Howard Marks put it nicely when he said that, rather than worrying about share price volatility, 'The possibility of permanent loss is the risk I worry about... and every practical investor I know worries about.' It's only natural to consider a company's balance sheet when you examine how risky it is, since debt is often involved when a business collapses. We can see that MongoDB, Inc. (NASDAQ:MDB) does use debt in its business. But the real question is whether this debt is making the company risky.
When Is Debt A Problem?
Generally speaking, debt only becomes a real problem when a company can't easily pay it off, either by raising capital or with its own cash flow. If things get really bad, the lenders can take control of the business. However, a more frequent (but still costly) occurrence is where a company must issue shares at bargain-basement prices, permanently diluting shareholders, just to shore up its balance sheet. Of course, the upside of debt is that it often represents cheap capital, especially when it replaces dilution in a company with the ability to reinvest at high rates of return. When we think about a company's use of debt, we first look at cash and debt together.
What Is MongoDB's Net Debt?
The image below, which you can click on for greater detail, shows that at April 2019 MongoDB had debt of US$220.1m, up from none in one year. But it also has US$476.4m in cash to offset that, meaning it has US$256.3m net cash.
A Look At MongoDB's Liabilities
The latest balance sheet data shows that MongoDB had liabilities of US$178.2m due within a year, and liabilities of US$308.2m falling due after that. Offsetting this, it had US$476.4m in cash and US$61.6m in receivables that were due within 12 months. So it actually has US$51.6m more liquid assets than total liabilities.
Having regard to MongoDB's size, it seems that its liquid assets are well balanced with its total liabilities. So while it's hard to imagine that the US$7.78b company is struggling for cash, we still think it's worth monitoring its balance sheet. Succinctly put, MongoDB boasts net cash, so it's fair to say it does not have a heavy debt load! When analysing debt levels, the balance sheet is the obvious place to start. But it is future earnings, more than anything, that will determine MongoDB's ability to maintain a healthy balance sheet going forward. So if you want to see what the professionals think, you might find this free report on analyst profit forecasts to be interesting.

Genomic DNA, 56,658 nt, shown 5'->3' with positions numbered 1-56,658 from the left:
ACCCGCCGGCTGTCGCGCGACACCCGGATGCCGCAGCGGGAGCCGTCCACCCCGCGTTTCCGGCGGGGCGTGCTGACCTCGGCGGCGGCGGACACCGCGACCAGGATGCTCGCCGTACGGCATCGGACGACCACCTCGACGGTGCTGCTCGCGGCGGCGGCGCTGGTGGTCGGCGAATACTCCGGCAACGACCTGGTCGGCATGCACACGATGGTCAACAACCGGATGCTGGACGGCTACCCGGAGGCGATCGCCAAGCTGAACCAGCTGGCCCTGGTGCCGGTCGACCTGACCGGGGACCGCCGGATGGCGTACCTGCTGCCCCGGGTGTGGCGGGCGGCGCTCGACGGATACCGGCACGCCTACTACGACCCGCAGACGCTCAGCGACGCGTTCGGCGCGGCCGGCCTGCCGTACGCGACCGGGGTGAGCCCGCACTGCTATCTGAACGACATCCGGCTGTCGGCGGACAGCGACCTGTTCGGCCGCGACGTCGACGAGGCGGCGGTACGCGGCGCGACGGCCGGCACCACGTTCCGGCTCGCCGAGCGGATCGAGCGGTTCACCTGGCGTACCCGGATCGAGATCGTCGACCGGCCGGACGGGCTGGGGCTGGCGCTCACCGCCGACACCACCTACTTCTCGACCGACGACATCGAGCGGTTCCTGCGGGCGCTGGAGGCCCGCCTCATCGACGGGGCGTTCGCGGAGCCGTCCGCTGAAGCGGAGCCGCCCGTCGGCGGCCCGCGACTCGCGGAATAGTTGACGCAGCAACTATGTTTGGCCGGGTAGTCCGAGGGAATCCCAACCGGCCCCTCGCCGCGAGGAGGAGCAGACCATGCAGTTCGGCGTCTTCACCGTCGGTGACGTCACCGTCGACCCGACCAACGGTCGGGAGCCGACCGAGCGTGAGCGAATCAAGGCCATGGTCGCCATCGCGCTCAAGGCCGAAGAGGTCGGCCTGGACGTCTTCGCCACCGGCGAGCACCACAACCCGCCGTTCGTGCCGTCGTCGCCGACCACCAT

Over 12 months, MongoDB reported revenue of US$306m, which is a gain of 67%. Shareholders probably have their fingers crossed that it can grow its way to profits.
So How Risky Is MongoDB?
By their very nature companies that are losing money are more risky than those with a long history of profitability. And we do note that MongoDB had negative earnings before interest and tax (EBIT), over the last year. Indeed, in that time it burnt through US$38m of cash and made a loss of US$106m. While this does make the company a bit risky, it's important to remember it has net cash of US$476m. That means it could keep spending at its current rate for more than five years. MongoDB's revenue growth shone bright over the last year, so it may well be in a position to turn a profit in due course. By investing before those profits, shareholders take on more risk in the hope of bigger rewards. For riskier companies like MongoDB I always like to keep an eye on whether insiders are buying or selling. So click here if you want to find out for yourself.
When all is said and done, sometimes its easier to focus on companies that don't even need debt. Readers can access a list of growth stocks with zero net debt 100% free, right now.
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